Cycling advocate and Hartford resident Christopher Brown is headed to court today to ask a judge to reopen Flower Street and begin the construction of a pedestrian bridge.
Brown and his attorney, Ken Krayeske, filed the lawsuit against the Connecticut Department of Transportation in November when the street was closed for construction of the Hartford-New Britain Busway, also known as CTfastrak.
At today’s hearing the state is expected to argue that the complaint should be dismissed. Brown and DOT officials are expected to testify.
Flower Street connects Farmington Avenue and Capitol Avenue. It’s the street that goes behind the Hartford Courant building and connects the Asylum Hill neighborhood with the Frog Hollow neighborhood. According to Brown, it was an economic lifeline for area businesses and a safe haven for bicyclists from life-threatening conditions on nearby Broad Street.
The Department of Transportation declined comment on the lawsuit in November, but said that plans for a pedestrian bridge to help bicyclists and pedestrians get up and over the busway were still moving forward.
“We are continuing the design of the pedestrian bridge and will continue the community dialog as we move this forward,” Judd Everhart, a spokesman for the DOT, said in a November email. “We anticipate soliciting bids for the bridge later in 2014, in order not to interfere with the current construction.”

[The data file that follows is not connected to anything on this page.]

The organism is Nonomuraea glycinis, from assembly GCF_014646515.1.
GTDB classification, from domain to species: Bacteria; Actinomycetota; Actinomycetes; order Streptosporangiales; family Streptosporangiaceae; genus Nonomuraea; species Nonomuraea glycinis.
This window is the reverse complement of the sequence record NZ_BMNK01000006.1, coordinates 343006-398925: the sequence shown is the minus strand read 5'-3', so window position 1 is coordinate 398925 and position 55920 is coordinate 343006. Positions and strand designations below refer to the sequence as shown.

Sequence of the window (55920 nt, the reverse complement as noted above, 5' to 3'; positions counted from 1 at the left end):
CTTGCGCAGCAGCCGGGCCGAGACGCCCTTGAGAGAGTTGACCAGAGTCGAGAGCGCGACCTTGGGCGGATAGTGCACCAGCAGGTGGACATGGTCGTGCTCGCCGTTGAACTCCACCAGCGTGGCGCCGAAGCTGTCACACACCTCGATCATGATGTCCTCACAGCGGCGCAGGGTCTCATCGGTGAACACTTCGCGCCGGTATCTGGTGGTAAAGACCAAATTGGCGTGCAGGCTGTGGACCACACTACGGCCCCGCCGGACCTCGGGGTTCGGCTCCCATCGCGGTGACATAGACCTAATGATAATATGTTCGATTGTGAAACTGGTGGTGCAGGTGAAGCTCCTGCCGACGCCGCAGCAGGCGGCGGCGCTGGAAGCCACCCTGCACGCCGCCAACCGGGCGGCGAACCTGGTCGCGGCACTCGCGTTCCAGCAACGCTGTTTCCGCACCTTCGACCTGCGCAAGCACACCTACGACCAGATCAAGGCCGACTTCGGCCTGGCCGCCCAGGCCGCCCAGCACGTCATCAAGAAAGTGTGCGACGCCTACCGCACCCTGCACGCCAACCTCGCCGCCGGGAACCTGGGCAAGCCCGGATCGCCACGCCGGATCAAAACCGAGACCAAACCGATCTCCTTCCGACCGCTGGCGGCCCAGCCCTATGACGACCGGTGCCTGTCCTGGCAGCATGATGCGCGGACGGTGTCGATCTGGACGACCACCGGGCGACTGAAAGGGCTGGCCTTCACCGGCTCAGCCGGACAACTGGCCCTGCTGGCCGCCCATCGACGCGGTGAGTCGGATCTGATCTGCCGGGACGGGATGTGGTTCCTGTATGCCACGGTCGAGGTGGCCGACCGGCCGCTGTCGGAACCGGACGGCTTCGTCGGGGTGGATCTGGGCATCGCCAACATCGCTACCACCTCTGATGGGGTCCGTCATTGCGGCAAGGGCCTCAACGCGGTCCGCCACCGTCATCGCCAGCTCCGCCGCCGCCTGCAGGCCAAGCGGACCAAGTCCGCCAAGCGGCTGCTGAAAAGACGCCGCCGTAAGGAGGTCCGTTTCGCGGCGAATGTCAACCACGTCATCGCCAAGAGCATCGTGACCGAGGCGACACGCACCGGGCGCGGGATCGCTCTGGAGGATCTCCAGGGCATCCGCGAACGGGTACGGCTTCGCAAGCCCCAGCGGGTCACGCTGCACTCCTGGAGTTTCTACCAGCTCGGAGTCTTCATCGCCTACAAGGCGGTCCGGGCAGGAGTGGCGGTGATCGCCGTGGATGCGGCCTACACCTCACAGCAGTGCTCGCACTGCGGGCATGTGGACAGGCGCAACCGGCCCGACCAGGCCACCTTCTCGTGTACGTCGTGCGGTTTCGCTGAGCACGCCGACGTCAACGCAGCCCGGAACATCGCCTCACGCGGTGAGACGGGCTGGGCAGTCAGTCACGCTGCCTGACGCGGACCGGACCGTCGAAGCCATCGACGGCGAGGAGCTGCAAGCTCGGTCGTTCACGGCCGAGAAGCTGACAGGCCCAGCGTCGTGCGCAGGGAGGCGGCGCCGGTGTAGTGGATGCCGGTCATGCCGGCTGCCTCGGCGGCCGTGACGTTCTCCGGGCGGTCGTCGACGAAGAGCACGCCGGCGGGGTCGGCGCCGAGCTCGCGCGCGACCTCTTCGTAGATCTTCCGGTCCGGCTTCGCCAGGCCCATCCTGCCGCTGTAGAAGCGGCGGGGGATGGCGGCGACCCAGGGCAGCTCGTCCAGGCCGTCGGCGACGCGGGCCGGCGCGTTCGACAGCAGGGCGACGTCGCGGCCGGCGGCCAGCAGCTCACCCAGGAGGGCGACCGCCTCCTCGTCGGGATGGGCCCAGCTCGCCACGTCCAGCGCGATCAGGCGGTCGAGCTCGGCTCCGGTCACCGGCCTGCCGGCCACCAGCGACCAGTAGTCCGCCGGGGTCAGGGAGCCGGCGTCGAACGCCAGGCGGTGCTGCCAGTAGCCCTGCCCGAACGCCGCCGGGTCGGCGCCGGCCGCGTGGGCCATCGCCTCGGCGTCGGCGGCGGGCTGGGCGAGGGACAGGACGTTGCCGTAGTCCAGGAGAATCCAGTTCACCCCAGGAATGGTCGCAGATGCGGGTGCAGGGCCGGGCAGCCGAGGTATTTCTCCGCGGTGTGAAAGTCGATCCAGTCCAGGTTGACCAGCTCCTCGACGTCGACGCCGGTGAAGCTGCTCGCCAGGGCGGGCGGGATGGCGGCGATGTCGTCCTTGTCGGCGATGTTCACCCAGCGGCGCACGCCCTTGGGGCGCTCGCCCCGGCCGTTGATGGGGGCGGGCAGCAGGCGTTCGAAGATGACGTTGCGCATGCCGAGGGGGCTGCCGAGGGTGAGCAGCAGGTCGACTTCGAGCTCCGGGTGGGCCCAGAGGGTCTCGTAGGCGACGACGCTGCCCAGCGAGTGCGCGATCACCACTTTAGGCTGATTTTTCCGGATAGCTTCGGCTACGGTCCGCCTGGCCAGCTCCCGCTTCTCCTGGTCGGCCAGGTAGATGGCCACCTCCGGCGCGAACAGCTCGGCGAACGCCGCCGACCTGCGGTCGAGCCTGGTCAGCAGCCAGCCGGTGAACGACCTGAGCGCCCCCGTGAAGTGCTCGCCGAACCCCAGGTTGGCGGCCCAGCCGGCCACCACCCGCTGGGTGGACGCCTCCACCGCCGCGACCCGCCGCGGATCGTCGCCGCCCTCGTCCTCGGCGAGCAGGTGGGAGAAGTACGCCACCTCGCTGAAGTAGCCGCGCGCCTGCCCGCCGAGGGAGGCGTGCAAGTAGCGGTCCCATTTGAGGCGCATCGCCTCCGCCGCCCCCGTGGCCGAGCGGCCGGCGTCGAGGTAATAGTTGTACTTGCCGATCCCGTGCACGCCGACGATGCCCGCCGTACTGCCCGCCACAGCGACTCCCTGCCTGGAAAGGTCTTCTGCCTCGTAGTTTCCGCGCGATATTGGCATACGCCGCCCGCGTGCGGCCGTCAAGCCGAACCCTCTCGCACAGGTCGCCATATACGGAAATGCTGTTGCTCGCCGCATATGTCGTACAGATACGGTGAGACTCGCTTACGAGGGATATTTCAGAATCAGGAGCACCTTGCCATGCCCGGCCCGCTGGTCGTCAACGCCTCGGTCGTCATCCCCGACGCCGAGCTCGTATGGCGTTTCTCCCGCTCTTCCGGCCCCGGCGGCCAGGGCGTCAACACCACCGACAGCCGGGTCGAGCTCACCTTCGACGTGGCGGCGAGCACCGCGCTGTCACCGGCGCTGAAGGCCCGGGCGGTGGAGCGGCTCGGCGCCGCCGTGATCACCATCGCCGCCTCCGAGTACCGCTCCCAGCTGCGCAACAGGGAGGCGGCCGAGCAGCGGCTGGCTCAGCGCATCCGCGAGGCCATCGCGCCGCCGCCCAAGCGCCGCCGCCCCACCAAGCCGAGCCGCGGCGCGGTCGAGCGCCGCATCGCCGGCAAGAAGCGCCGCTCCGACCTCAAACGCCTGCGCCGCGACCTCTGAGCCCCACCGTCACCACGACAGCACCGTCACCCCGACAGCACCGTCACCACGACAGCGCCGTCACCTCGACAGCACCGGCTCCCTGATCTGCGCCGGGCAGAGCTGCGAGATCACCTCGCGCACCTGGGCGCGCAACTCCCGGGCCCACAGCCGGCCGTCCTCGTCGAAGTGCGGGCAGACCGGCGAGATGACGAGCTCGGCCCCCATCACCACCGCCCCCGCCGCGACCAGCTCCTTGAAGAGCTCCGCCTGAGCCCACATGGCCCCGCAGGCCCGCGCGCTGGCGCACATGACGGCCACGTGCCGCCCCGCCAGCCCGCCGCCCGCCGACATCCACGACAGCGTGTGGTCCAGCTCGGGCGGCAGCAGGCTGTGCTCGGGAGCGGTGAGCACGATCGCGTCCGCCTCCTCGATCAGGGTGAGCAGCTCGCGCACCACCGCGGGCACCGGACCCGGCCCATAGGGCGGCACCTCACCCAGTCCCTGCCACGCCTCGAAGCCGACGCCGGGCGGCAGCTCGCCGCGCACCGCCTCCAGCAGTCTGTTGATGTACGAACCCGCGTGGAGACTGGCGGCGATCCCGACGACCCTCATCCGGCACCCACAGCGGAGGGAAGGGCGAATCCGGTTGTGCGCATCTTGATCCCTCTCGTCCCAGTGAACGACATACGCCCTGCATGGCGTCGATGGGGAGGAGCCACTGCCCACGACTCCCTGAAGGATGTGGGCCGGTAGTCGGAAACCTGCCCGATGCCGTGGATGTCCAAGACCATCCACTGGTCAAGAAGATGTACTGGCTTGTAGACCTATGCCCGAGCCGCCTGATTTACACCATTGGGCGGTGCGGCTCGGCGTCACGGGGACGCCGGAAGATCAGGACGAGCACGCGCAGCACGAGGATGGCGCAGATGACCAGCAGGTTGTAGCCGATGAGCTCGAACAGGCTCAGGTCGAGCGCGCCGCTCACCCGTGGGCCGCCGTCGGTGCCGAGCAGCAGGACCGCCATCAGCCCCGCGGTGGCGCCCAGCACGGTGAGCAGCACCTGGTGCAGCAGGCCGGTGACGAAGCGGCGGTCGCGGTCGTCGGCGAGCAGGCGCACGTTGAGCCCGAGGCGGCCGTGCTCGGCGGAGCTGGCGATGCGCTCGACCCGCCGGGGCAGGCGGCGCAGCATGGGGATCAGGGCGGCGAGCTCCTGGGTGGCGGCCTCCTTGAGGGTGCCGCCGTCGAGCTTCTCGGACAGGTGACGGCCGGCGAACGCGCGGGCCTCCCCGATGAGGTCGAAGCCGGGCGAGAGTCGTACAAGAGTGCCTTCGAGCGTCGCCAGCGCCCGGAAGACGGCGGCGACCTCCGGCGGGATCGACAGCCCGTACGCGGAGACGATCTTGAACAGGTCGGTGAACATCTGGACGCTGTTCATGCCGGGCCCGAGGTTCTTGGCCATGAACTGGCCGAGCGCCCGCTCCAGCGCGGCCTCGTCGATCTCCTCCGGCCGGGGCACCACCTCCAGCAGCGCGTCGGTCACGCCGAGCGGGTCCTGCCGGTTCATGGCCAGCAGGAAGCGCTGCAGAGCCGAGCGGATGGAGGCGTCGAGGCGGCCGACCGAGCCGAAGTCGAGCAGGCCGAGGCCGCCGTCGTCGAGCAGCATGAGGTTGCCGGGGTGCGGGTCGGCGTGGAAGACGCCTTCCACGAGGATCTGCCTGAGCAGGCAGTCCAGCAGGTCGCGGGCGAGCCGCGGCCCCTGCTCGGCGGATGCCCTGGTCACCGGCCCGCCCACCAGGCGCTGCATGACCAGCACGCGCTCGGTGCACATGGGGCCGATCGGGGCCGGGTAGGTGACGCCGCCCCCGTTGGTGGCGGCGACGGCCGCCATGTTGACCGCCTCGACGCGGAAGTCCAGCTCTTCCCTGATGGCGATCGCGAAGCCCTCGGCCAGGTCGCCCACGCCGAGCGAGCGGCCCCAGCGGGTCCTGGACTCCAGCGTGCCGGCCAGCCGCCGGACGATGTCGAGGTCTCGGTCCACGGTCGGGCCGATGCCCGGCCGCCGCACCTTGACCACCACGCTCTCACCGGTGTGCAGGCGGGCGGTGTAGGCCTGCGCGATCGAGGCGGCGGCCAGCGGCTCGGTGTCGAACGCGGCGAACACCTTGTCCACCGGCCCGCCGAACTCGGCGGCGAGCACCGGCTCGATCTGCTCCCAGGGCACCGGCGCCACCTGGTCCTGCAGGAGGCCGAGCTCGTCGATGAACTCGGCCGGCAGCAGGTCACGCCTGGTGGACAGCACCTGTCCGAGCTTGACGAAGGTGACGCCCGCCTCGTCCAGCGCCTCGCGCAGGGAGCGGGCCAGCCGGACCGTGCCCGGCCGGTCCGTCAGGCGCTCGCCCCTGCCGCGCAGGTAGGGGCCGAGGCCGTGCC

Two years ago, the DOT proposed closing the street to both vehicular and pedestrian traffic permanently, drawing loud complaints from the neighborhood and business owners. The group took their case to a DOT hearing officer, who decided in May that if the department is unwilling to change the configuration of CTfastrak to allow for an at-grade crossing, then it must provide a way for pedestrians and cyclists to traverse Flower Street.
“The Department of Transportation may not close the Flower Street at-grade rail crossing to pedestrian and bicycle traffic unless it constructs a grade separated pedestrian/bicycle bridge over the crossing,” Judith Almeida, a staff attorney in the DOT’s administrative law unit, concluded in May.
The decision also dictated that the City of Hartford not divert $4 million it planned to use to build the bridge on another project. It also instructed the DOT to work with the community in designing the pedestrian crossing.
But as recently as last July, the community was not impressed with the idea the DOT and its contractor put forward. Brown told engineers at that meeting that they could do better if they believed in themselves a little more.
Today’s hearing is expected to start at 10 a.m. at Hartford Superior Court, 95 Washington Street.